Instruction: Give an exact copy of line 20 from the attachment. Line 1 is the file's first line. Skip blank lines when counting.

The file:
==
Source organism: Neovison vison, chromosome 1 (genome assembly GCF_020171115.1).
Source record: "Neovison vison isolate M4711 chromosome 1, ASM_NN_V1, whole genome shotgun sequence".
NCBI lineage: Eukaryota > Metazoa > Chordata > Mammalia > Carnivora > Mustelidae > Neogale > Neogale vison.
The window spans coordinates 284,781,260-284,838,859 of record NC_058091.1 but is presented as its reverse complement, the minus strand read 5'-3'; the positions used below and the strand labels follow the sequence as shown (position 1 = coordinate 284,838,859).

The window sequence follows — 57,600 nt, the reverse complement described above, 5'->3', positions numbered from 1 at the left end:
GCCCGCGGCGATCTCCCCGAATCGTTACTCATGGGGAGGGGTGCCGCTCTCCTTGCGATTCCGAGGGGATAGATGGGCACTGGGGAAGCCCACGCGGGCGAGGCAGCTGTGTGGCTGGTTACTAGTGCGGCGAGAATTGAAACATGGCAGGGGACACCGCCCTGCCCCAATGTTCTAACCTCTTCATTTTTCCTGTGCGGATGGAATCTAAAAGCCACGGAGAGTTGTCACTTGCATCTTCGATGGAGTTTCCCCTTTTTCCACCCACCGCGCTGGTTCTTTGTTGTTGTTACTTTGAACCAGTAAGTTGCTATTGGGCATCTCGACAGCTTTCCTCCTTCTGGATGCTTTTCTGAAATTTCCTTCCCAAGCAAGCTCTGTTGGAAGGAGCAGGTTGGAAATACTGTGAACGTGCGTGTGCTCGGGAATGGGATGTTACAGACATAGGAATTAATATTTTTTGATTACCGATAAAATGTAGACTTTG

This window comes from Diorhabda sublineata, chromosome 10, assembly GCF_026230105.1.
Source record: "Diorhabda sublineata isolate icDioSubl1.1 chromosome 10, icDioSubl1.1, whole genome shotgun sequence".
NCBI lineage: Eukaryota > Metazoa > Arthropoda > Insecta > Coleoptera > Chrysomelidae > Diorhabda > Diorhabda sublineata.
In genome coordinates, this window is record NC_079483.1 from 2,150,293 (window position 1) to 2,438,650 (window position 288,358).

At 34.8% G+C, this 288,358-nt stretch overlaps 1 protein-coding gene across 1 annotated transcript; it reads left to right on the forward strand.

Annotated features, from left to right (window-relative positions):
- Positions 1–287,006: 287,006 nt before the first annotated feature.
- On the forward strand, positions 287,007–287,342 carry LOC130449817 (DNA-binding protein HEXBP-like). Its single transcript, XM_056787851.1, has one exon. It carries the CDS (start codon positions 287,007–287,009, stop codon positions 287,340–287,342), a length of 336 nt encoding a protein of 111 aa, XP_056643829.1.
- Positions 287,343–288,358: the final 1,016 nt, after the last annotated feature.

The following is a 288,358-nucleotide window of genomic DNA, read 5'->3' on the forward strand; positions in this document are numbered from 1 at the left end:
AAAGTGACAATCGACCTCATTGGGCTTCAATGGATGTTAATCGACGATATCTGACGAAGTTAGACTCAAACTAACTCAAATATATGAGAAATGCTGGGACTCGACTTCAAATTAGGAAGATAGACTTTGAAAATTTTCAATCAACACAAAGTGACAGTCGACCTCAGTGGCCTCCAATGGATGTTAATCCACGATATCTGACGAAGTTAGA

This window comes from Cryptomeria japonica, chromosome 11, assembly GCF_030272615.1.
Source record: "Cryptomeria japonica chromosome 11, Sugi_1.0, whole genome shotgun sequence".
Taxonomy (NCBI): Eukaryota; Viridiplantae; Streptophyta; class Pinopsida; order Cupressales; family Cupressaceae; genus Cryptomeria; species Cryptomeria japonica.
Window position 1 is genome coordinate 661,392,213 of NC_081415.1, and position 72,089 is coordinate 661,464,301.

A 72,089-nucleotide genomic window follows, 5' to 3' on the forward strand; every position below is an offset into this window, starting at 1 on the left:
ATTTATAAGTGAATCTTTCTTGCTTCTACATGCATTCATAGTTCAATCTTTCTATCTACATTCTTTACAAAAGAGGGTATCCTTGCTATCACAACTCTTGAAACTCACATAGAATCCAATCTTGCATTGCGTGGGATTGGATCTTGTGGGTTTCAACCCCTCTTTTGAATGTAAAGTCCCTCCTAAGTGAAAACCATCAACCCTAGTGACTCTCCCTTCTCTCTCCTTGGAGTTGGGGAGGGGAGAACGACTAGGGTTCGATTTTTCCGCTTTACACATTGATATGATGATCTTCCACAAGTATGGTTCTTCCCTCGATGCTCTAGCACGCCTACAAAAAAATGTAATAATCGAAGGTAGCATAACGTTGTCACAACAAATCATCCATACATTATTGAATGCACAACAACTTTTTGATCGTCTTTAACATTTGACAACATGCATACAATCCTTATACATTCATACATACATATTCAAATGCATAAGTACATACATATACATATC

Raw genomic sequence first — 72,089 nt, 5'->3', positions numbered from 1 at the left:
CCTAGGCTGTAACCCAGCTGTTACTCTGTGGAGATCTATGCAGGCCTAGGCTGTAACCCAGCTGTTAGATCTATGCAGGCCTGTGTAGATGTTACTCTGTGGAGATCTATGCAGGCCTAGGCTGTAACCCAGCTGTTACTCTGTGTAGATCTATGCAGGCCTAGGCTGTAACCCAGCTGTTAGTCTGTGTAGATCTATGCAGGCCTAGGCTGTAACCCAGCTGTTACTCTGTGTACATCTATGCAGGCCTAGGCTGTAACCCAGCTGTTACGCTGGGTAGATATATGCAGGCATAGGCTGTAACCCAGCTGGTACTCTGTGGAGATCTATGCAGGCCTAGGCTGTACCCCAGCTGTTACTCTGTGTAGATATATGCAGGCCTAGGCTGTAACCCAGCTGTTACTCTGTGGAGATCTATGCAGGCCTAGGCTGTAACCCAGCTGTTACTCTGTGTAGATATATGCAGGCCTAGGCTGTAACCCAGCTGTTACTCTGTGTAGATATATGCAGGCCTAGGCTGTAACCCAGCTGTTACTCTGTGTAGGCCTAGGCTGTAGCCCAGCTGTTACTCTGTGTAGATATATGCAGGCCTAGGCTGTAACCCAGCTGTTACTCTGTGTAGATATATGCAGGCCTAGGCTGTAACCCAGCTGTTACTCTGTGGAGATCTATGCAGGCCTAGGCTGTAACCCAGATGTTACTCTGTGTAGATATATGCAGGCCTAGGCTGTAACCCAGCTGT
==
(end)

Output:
Taxonomy (NCBI): Eukaryota; Viridiplantae; Streptophyta; class Pinopsida; order Cupressales; family Cupressaceae; genus Cryptomeria; species Cryptomeria japonica.